July 4 likely won’t be as exciting as prior years for most people due to the coronavirus pandemic and the restrictions implemented to curb its spread. But experts are still warning Americans to be extra cautious traveling during what is believed to be the deadliest holiday of the year for drivers.
Independence Day is the most dangerous holiday for travel due to the spike in fatal crashes, according to an Auto Insurance study, as people hit the road to go to barbecues and see fireworks. People also tend to drink excessively on the holiday — which in many cases leads to alcohol-impaired accidents.
The three-year study found that 1,349 people died on Independence Day from 2016 and 2018, nearly 40% of those fatalities occurring in alcohol-impaired crashes.
Due to the pandemic, however, celebrations across the country have been cancelled, and gatherings are being scaled down to accommodate social-distancing.
“While mobility is at near pre-coronavirus levels, that mobility is local rather than long trips. Even if we see an upsurge in traveling for the holiday, it will be much dampened in the past,” Chris Tepedino, an expert who worked on the study, told the Daily Caller.
Rather than host large parties or travel long distances to go to a beach or national park for the holiday, many Americans may instead opt for local events with small groups of friends or family.
“I think people might be wary of large gatherings after watching states that permitted large gatherings like Florida have an upsurge of cases,” Tepedino said. “I think that it’s only natural to look at the number of coronavirus cases growing across the United States for people to really have a higher level of apprehension than even two weeks ago.”
Some beaches are closing over the holiday weekend despite it being one of the biggest tourism weekends of the year due to a surge in cases, including in Galveston, Texas, where beaches will be closed to the public, according to the Houston Chronicle. Florida has also banned alcohol consumption at bars, attributing the rise in cases to young people flocking to drink. (RELATED: Florida Bans Alcohol Consumption At Bars Amid Record High Coronavirus Cases)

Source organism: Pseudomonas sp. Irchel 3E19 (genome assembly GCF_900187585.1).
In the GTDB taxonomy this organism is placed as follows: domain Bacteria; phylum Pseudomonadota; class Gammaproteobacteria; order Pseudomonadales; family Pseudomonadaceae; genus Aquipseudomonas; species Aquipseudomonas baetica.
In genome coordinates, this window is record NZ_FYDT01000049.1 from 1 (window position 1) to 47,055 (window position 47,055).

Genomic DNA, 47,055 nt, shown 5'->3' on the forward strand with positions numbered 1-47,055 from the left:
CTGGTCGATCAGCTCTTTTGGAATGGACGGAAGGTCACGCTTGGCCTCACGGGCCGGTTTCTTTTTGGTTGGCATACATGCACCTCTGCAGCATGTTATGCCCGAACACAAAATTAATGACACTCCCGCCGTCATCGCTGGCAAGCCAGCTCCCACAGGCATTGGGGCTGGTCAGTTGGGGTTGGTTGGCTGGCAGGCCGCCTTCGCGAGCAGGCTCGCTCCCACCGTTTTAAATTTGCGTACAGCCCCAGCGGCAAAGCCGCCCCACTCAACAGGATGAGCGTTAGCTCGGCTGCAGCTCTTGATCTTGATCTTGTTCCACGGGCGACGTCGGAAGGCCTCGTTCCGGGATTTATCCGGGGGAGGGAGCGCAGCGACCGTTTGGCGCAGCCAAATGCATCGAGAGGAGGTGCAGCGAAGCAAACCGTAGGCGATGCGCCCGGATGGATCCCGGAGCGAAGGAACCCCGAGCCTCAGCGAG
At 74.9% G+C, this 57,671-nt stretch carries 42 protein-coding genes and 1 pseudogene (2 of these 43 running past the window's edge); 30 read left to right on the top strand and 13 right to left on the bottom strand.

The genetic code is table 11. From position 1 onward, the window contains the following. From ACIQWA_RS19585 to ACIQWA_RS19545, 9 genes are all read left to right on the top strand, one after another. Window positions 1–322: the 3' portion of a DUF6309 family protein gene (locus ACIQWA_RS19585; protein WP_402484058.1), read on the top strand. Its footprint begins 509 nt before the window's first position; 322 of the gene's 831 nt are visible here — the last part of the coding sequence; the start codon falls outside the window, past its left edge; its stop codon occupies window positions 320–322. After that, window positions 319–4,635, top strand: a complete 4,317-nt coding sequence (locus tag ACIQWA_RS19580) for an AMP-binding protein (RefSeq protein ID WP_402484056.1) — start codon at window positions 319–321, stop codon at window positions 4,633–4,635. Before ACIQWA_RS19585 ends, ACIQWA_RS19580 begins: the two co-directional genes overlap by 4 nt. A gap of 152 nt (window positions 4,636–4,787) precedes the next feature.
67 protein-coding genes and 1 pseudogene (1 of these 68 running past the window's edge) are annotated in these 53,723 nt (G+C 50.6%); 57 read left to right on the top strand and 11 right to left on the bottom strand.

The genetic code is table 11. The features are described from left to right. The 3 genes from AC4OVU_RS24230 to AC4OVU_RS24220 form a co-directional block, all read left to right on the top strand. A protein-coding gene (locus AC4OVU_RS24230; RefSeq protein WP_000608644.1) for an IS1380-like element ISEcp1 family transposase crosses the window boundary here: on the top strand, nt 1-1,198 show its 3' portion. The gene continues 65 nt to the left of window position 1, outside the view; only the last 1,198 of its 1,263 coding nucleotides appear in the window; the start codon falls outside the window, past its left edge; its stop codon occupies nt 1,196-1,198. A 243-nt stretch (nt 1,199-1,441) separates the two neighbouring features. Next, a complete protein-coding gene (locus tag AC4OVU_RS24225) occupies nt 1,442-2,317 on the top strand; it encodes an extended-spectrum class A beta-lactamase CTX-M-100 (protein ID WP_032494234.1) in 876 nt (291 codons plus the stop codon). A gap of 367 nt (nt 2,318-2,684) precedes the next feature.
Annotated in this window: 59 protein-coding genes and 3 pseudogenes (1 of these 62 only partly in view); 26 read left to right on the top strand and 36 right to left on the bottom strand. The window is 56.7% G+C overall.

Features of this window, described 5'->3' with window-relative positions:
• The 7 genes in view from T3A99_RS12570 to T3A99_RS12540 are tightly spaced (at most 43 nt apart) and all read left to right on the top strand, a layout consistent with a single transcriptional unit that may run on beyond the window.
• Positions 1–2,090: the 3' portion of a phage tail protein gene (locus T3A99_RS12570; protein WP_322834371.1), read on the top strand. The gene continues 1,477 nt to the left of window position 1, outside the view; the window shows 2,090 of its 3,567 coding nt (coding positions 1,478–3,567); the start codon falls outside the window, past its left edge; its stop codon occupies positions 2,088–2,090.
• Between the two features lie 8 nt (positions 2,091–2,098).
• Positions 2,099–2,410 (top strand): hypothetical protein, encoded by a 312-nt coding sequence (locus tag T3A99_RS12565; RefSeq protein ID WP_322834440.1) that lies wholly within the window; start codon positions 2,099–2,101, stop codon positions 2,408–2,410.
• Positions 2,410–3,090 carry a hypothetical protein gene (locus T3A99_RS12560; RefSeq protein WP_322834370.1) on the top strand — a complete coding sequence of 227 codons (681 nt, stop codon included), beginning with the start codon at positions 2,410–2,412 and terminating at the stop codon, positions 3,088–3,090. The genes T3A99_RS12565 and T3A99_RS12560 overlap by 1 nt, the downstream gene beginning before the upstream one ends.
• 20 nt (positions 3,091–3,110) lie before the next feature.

“People who want to visit a particular city or even travel within that city as a resident may think twice if that area has coronavirus cases that are rising,” Tepedino told the Caller.
After multiple months of stay-at-home orders, some people may use the holiday as an opportunity to enjoy the warm weather and get a change of scenery — so those traveling should still remain vigilant on the road.
“I think the real source of tension in this discussion has to do with the measures to slow down the coronavirus and flatten the curve,” said Tepedino. “Governments have restricted their citizens mostly to their homes for about three months. Many people want to get out, feel the freedom of the open road, or at least participate in a gathering between their friends of extended family.”
This Independence Day, he adds, Americans may choose to make safer choices than years prior.
“While I don’t think those surges in cases really diminish people’s desires to travel, I think they will force travelers to make other, safer choices depending on how much risk they want to take. This may mean small friends or family gatherings, taking a virtual tour of a city they wanted to visit, or just going to a local park where there might not be many visitors.”